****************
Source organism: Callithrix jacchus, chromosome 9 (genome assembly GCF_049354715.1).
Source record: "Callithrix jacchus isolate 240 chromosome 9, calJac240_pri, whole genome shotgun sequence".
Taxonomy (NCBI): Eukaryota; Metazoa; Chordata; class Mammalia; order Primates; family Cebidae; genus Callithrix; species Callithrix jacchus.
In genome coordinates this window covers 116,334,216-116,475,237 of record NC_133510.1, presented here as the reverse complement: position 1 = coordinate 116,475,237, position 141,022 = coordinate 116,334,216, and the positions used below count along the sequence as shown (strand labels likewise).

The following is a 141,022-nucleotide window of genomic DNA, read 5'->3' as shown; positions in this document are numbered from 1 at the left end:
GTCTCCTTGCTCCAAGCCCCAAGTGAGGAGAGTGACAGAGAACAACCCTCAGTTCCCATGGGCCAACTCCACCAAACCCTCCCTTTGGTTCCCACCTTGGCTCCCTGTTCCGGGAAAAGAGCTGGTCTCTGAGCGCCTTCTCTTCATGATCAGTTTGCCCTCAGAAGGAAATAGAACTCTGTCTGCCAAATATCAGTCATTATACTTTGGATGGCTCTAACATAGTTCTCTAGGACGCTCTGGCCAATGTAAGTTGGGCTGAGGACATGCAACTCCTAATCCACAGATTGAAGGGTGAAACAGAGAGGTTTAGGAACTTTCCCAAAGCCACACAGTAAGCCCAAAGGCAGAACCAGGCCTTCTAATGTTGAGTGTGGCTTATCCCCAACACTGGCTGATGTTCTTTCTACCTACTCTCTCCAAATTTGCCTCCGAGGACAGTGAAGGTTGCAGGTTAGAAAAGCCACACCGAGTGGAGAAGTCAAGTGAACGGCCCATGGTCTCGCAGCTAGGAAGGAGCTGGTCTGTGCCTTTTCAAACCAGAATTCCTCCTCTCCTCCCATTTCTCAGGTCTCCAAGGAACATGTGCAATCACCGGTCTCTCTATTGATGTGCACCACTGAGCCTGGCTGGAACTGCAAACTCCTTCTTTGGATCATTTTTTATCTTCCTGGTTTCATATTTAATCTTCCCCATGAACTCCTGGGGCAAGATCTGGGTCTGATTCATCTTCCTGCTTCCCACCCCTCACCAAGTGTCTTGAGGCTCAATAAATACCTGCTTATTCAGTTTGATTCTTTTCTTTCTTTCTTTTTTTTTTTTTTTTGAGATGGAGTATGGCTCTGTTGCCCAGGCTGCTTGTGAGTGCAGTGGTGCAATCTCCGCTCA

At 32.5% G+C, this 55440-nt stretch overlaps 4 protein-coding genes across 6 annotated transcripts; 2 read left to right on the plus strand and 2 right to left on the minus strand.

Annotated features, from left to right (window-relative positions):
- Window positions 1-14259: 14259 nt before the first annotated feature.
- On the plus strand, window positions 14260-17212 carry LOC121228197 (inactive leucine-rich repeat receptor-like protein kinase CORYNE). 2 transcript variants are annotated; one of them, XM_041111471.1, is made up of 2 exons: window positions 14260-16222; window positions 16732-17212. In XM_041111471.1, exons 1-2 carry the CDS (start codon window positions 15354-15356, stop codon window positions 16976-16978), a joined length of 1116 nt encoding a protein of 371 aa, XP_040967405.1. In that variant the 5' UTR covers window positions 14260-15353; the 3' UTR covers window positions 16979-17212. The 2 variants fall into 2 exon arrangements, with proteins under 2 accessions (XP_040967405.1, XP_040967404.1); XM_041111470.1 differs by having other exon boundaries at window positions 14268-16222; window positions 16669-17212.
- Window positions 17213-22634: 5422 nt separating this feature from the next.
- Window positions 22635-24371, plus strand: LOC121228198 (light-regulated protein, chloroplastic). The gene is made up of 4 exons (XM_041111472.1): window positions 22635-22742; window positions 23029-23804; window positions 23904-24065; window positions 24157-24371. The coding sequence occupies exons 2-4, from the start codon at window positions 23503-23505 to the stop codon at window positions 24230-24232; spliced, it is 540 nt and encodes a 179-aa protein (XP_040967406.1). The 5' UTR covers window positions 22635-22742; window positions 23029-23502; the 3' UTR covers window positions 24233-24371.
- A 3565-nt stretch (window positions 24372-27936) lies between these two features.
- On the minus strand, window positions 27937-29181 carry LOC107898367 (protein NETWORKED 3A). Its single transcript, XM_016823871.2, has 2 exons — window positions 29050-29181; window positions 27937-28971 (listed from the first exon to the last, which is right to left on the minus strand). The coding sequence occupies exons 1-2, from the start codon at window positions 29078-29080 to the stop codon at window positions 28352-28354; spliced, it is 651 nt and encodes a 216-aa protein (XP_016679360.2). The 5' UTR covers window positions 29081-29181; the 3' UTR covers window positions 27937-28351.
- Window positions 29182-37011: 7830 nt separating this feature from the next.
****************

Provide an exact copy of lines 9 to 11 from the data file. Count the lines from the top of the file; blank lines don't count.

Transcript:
- Window positions 1-14259: 14259 nt before the first annotated feature.
- On the plus strand, window positions 14260-17212 carry LOC121228197 (inactive leucine-rich repeat receptor-like protein kinase CORYNE). 2 transcript variants are annotated; one of them, XM_041111471.1, is made up of 2 exons: window positions 14260-16222; window positions 16732-17212. In XM_041111471.1, exons 1-2 carry the CDS (start codon window positions 15354-15356, stop codon window positions 16976-16978), a joined length of 1116 nt encoding a protein of 371 aa, XP_040967405.1. In that variant the 5' UTR covers window positions 14260-15353; the 3' UTR covers window positions 16979-17212. The 2 variants fall into 2 exon arrangements, with proteins under 2 accessions (XP_040967405.1, XP_040967404.1); XM_041111470.1 differs by having other exon boundaries at window positions 14268-16222; window positions 16669-17212.
- Window positions 17213-22634: 5422 nt separating this feature from the next.